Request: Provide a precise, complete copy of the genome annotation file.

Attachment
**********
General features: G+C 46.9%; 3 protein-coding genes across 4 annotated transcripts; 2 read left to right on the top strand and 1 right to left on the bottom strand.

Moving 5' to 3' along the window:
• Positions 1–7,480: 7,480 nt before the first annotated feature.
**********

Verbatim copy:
General features: G+C 46.9%; 3 protein-coding genes across 4 annotated transcripts; 2 read left to right on the top strand and 1 right to left on the bottom strand.

Moving 5' to 3' along the window:
• Positions 1–7,480: 7,480 nt before the first annotated feature.